Fort Riley, Kansas



Students learn skills to save lives during everyday situations

By Season Osterfeld | 1ST INF. DIV. POST | October 06, 2017

    Twelve infant mannequin were laying on tables before a group of students — Soldiers and civilians alike — in a si­lent room. The class instructed the infants were not breathing and were unresponsive. They needed CPR. People scanned the room, looking back and forth between the mannequin and one another before some­one took the plunge and be­gan CPR. The others followed, some lagging behind to watch the actions of their peers.

     These students were part of the HeartSaver Course offered by Fort Riley Fire and Emer­gency Services Sept. 26 at Fire Headquarters, 1020 Huebner Road. Infant CPR is the last portion of the course and, as one instructor said, the most difficult because of the emo­tional and mental challenges people go through when faced with an unresponsive infant.

     The course teaches students how to perform CPR on all ages, the proper use of Auto­mated External Defibrillators and response to a choking in­dividual. The course is certified as American Heart Association training and operates under the direction of the Via Christi-Manhattan Training Center in Manhattan, Kansas. Students who successfully complete the course receive a two-year certifi­cation from the American Heart Association.

     “We teach CPR classes to equip people with the knowl­edge and skills required to per­form CPR as well as utilize an Automated External Defibril­lator,” said Rich Watson, as­sistant chief of prevention for Fort Riley Fire and Emergency Services. “There are currently just over 150 AEDs strategically placed across the installation for public access. Approximately 75 percent of all cardiac arrest cases occur either at home or in public places. Often, the first person to encounter the victim is a fam­ily member or bystander. If that person is able to provide CPR and utilize an AED properly, the victim’s chances of survival are significantly increased. For these types of situations, we teach the HeartSaver course, which is designed for the layperson or someone who is not a medical professional. The HeartSaver course covers CPR and AED delivery as well as care of a chok­ing victim, be it an adult, child or infant.”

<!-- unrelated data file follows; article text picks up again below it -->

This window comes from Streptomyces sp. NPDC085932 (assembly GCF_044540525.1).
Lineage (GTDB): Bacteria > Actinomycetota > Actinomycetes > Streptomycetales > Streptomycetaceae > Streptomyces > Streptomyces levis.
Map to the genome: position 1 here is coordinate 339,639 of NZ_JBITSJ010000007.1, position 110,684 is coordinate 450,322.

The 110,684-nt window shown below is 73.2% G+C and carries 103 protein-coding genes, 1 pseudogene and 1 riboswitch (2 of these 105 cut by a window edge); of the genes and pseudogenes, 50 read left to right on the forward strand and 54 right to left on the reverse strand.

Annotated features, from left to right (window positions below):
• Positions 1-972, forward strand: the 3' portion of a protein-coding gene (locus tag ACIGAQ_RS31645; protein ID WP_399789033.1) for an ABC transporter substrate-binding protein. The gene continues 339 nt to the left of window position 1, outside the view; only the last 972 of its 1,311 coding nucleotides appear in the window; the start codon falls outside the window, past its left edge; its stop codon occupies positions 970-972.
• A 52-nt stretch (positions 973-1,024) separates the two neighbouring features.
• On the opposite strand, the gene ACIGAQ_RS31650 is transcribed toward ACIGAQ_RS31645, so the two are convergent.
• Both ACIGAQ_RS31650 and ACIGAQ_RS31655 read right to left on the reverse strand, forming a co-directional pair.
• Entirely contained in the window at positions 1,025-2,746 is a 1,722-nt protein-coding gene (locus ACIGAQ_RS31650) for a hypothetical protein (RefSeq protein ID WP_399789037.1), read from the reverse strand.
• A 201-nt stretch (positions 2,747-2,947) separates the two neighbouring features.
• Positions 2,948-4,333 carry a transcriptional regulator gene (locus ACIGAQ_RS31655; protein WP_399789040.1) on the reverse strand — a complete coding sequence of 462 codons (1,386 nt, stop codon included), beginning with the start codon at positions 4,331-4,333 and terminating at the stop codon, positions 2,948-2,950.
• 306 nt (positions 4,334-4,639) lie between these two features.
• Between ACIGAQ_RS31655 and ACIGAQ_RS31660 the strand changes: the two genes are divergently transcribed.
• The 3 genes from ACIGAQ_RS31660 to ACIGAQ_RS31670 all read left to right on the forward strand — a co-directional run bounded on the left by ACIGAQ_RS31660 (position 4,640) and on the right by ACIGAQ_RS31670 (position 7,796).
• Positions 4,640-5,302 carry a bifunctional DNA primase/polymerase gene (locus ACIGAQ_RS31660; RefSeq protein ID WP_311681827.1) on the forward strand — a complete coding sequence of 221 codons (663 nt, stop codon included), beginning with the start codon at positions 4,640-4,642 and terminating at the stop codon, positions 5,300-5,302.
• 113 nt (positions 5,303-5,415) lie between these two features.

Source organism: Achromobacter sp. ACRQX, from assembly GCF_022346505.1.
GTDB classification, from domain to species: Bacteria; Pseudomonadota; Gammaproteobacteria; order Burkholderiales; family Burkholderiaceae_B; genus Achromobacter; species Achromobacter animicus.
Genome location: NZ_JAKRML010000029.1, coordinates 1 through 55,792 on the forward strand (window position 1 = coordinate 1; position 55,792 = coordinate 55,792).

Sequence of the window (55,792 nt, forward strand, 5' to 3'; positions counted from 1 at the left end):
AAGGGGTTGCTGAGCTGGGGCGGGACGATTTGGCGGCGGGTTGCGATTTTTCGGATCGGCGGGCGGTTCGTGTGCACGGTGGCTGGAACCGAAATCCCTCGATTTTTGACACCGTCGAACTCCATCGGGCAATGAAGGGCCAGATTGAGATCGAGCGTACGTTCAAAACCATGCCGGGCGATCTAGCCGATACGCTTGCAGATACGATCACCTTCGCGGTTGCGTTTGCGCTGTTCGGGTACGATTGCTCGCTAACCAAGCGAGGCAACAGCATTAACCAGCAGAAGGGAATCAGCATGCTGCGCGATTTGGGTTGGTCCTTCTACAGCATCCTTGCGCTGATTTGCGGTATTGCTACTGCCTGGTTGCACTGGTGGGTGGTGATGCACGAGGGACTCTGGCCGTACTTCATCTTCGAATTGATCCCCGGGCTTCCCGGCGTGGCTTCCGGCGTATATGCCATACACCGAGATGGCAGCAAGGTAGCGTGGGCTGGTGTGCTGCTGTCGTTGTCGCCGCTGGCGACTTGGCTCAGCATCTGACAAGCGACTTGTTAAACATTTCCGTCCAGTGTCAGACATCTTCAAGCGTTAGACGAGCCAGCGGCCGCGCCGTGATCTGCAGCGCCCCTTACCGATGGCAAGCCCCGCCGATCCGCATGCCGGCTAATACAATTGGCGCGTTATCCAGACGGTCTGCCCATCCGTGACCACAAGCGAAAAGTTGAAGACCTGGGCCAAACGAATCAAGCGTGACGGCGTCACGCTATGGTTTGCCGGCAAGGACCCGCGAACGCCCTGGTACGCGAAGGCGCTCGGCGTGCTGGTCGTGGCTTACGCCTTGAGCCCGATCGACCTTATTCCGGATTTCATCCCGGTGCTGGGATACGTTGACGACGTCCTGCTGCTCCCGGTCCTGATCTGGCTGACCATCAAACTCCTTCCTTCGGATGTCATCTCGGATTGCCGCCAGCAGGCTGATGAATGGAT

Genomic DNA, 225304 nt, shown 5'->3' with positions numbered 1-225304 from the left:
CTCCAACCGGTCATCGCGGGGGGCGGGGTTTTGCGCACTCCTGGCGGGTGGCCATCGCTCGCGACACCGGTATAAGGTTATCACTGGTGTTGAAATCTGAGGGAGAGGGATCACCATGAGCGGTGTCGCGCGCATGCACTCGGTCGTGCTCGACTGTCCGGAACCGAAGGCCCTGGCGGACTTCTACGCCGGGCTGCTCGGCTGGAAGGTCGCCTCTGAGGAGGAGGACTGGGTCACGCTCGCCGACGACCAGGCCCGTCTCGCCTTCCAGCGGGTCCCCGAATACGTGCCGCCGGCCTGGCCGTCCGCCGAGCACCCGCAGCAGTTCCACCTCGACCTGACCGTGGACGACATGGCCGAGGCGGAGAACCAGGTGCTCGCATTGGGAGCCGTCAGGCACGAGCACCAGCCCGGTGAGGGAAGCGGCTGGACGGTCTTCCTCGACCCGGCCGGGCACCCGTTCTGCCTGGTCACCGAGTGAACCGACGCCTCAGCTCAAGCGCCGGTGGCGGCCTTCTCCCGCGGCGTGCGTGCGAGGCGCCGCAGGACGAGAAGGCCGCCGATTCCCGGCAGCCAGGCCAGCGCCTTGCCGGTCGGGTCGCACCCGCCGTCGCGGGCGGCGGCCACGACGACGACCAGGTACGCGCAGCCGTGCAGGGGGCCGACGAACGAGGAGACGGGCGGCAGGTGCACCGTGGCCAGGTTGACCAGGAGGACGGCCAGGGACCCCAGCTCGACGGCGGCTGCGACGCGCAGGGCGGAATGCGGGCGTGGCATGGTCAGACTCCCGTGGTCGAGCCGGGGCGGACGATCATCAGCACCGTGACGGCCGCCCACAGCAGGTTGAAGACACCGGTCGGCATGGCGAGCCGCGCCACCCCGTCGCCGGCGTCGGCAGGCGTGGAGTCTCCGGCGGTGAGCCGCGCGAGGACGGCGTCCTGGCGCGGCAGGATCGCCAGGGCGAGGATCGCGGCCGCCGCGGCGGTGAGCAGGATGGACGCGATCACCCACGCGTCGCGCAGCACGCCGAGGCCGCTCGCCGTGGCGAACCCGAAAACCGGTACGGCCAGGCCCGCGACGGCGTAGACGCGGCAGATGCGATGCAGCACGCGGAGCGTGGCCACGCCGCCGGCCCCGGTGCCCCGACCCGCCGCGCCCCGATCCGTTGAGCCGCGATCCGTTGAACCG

The course uses a combina­tion of video scenarios, step-by-step video instruction and hands-on training with manne­quin under the guidance of in­structors to teach each student. During the hands-on portion, instructors moved about the room answering questions and correcting errors in technique.

     Sgt. Gerald Pittman, 1st Combat Aviation Brigade, 1st Infantry Division, attended the class as part of a require­ment for his job, but said he enjoyed it. He said he found the class clear, engaging and appreciated the combination of approaches to assist him and his peers in learning how to perform CPR properly.

     “The mix between the vid­eos and the hands on — the simulations in the videos, the simulations in the activities — all of that kept it clear and helped you visualize and get into it,” he said.

      Pittman said he would go through the course again when it is time for him to re­new his certification.

     “You never know when you might end up in a situation that you might need to save a life,” he said.

     Fort Riley Fire and Emer­gency Services offers the Heart­Saver course multiple times a year free of cost to service mem­bers, dependents, contractors and Department of the Army civilians. Advanced registration is required. For schedule dates of the next class or to enroll, call 785-240-6241.

     “We publish our training cal­endars two months at a time and our November and December classes will be sent out between the middle and end of October,” Watson said. “Anyone interested in adding their name to the dis­tribution list or attending one of our classes or would need to call 785-240-6241 to register. It is important that people not just show for a class they have not successfully registered for based on the limited number of seats for each class.”